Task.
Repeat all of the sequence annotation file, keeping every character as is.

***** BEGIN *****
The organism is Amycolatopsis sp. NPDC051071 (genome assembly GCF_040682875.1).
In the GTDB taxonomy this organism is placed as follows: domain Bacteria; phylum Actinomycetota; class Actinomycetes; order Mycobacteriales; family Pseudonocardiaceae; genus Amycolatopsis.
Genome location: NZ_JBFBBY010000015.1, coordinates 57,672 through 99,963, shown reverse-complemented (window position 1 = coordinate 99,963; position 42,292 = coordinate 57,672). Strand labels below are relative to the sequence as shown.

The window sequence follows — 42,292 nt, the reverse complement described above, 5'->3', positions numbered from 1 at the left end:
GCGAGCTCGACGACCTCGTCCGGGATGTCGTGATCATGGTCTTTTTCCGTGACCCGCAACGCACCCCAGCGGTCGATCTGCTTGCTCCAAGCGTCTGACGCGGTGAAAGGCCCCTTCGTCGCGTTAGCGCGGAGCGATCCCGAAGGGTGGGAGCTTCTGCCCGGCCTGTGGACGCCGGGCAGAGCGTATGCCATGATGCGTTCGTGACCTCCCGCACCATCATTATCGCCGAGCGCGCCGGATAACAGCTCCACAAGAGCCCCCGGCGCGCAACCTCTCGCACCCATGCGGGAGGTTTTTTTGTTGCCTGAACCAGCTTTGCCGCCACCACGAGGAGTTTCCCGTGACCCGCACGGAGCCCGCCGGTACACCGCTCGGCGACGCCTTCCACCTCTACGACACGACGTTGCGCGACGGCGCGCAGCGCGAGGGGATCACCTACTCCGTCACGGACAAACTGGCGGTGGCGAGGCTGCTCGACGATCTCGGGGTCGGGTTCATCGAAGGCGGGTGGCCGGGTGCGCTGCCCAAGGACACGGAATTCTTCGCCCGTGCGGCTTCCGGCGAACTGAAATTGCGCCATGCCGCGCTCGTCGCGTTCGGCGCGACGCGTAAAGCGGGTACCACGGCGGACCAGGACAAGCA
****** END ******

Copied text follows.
The organism is Amycolatopsis sp. NPDC051071 (genome assembly GCF_040682875.1).
In the GTDB taxonomy this organism is placed as follows: domain Bacteria; phylum Actinomycetota; class Actinomycetes; order Mycobacteriales; family Pseudonocardiaceae; genus Amycolatopsis.
Genome location: NZ_JBFBBY010000015.1, coordinates 57,672 through 99,963, shown reverse-complemented (window position 1 = coordinate 99,963; position 42,292 = coordinate 57,672). Strand labels below are relative to the sequence as shown.

The window sequence follows — 42,292 nt, the reverse complement described above, 5'->3', positions numbered from 1 at the left end:
GCGAGCTCGACGACCTCGTCCGGGATGTCGTGATCATGGTCTTTTTCCGTGACCCGCAACGCACCCCAGCGGTCGATCTGCTTGCTCCAAGCGTCTGACGCGGTGAAAGGCCCCTTCGTCGCGTTAGCGCGGAGCGATCCCGAAGGGTGGGAGCTTCTGCCCGGCCTGTGGACGCCGGGCAGAGCGTATGCCATGATGCGTTCGTGACCTCCCGCACCATCATTATCGCCGAGCGCGCCGGATAACAGCTCCACAAGAGCCCCCGGCGCGCAACCTCTCGCACCCATGCGGGAGGTTTTTTTGTTGCCTGAACCAGCTTTGCCGCCACCACGAGGAGTTTCCCGTGACCCGCACGGAGCCCGCCGGTACACCGCTCGGCGACGCCTTCCACCTCTACGACACGACGTTGCGCGACGGCGCGCAGCGCGAGGGGATCACCTACTCCGTCACGGACAAACTGGCGGTGGCGAGGCTGCTCGACGATCTCGGGGTCGGGTTCATCGAAGGCGGGTGGCCGGGTGCGCTGCCCAAGGACACGGAATTCTTCGCCCGTGCGGCTTCCGGCGAACTGAAATTGCGCCATGCCGCGCTCGTCGCGTTCGGCGCGACGCGTAAAGCGGGTACCACGGCGGACCAGGACAAGCA